No one needs to remind you if you live in Alabama that termites are a persistent issue. Termites and the damage they have done to the home in question might become a huge hurdle if you want to sell your house or buy a new one.
A Wood Infestation Report is a formal document intended to inform potential buyers of a property about the inspection that has been done on it. It also states whether visual evidence of an ongoing or past infestation is present based on the visible and accessible places that were examined. Most mortgage lenders need a Wood Infestation Report before they agree to provide a loan on the property.
It notifies the lending institution and buyer of the findings of a pest inspection and is sometimes referred to as a termite letter or CL-100. Banks and lending organizations look for termite damage and other wood-destroying organisms before they offer money for a property.
A Wood Infestation Report: A Breakdown
Page 1 of a Wood Infestation Report (also called WDIR or WDI)
- Page 1 provides details on the inspection and answers queries like:
- Where the damage was identified by the pest control expert
- What led to it
- visual indications of an infestation
- If a builder was hired to evaluate the damages, there may be hard-to-reach spots that restrict a specialist from assessing the house.
Page 2 of a Wood Infestation Report
- Concerning topics are listed on page 2, including:
- Previous treatment locations
- Unreachable places
- A place for feedback on the information on page 1.
The only person who enters the attic or the basement is frequently a pest control operator. Their knowledge does not extend to structural and electrical issues like leaky roofs or pipes.
An annual termite inspection is NOT the same as a wood infestation report.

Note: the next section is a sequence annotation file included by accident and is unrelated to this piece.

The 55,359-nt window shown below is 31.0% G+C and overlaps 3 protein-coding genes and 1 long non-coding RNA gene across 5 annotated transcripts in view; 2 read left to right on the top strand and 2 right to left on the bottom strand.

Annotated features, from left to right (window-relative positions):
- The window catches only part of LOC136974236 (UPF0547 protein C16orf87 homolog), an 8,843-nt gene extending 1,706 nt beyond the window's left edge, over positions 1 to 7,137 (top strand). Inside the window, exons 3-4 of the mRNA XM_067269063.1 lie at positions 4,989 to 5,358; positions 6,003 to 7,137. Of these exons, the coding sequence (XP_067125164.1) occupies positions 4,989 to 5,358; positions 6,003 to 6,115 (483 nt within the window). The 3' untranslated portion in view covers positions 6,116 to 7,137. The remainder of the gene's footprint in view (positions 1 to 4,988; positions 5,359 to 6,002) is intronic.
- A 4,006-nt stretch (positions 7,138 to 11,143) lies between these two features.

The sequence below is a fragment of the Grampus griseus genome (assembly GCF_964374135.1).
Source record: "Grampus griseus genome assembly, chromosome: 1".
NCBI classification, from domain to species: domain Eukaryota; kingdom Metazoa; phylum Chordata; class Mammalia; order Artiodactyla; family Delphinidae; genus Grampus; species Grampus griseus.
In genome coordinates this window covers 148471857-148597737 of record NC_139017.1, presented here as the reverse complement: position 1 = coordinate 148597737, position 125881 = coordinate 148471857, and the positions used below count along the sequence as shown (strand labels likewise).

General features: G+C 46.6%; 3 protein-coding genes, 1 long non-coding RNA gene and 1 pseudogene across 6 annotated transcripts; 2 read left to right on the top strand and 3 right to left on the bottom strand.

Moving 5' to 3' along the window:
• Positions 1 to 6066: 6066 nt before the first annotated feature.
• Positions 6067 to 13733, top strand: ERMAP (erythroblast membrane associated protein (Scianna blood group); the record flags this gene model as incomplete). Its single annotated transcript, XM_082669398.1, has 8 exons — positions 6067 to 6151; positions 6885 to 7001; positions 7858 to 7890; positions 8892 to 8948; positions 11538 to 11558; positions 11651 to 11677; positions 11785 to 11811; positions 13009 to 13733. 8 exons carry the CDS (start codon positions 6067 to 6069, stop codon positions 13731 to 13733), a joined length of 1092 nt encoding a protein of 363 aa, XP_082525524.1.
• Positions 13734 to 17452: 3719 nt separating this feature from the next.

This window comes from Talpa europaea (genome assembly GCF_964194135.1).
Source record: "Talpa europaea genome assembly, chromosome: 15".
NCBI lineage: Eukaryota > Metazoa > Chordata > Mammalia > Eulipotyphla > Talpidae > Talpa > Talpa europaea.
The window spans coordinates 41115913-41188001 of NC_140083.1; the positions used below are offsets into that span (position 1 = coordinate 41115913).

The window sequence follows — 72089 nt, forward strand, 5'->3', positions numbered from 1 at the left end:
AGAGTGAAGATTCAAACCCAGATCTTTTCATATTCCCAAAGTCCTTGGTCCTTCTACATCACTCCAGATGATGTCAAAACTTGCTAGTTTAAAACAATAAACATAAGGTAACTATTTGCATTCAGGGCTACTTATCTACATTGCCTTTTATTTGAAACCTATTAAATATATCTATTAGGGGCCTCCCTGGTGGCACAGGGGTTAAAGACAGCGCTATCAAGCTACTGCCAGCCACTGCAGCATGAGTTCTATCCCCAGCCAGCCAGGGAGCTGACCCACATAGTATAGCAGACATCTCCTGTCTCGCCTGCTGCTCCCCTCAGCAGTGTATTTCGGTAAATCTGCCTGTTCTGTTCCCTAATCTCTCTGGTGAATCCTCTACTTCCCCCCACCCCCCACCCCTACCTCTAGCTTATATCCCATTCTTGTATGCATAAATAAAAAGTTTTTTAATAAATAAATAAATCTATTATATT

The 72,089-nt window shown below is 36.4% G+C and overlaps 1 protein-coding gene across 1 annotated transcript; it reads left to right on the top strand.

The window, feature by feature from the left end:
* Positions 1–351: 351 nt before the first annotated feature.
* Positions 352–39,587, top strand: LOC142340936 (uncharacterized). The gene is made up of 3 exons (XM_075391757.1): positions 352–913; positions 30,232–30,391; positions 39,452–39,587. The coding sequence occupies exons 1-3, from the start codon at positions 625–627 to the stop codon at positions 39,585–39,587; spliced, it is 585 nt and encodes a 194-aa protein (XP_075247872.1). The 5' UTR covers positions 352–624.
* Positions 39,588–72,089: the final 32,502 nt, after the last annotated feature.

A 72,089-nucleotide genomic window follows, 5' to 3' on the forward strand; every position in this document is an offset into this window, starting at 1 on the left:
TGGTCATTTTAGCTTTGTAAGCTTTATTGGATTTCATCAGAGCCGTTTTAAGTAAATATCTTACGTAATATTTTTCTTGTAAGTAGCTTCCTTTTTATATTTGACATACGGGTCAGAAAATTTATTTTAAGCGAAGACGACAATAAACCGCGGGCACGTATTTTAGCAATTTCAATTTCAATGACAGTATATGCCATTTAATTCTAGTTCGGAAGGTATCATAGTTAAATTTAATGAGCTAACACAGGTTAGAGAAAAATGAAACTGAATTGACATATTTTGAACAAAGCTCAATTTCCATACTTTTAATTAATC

Termite bond holders may confuse the annual termite inspection with a WDIR report. A yearly inspection report that is sent to homeowners is not a legal document.
While a wood infestation report examines any wood-destroying organisms that might impact the property and does not offer any warranty or guarantee for the home’s current or future conditions, a yearly inspection by a qualified pest specialist (or technician) checks your home for termites.
What to Do if the Wood Infestation Report Doesn’t Come Back “Clear”
- A “clear” CL-100 means that none of the following were present at the building:
- Visible insects that ruin wood (and no damage caused by them)
- Damage from structural water
- Adverse moisture situations that need to be fixed
These merely reflect the circumstances in effect at the time of the evaluation; they don’t account for requirements in the past or in the future.
If Pest Control Operators fail to report any activity, the Department of Pesticide Regulation will take the necessary enforcement action. Regardless of who provides the repairs or treatments, they must report any problems. It is true that not all claims of wood infestation are “clear.” However, proper repairs or those that are not structurally substantial shouldn’t have an impact on a home’s sale.
Estimates for any repairs, corrective action, and treatments required to address the concerns on the CL-100 must be submitted if a lender demands a “clear” letter in the sales contract. There are certain lending scenarios or loans where a CL-100 does not need to be “clean.” To choose the best course of action, speak with your sales representative.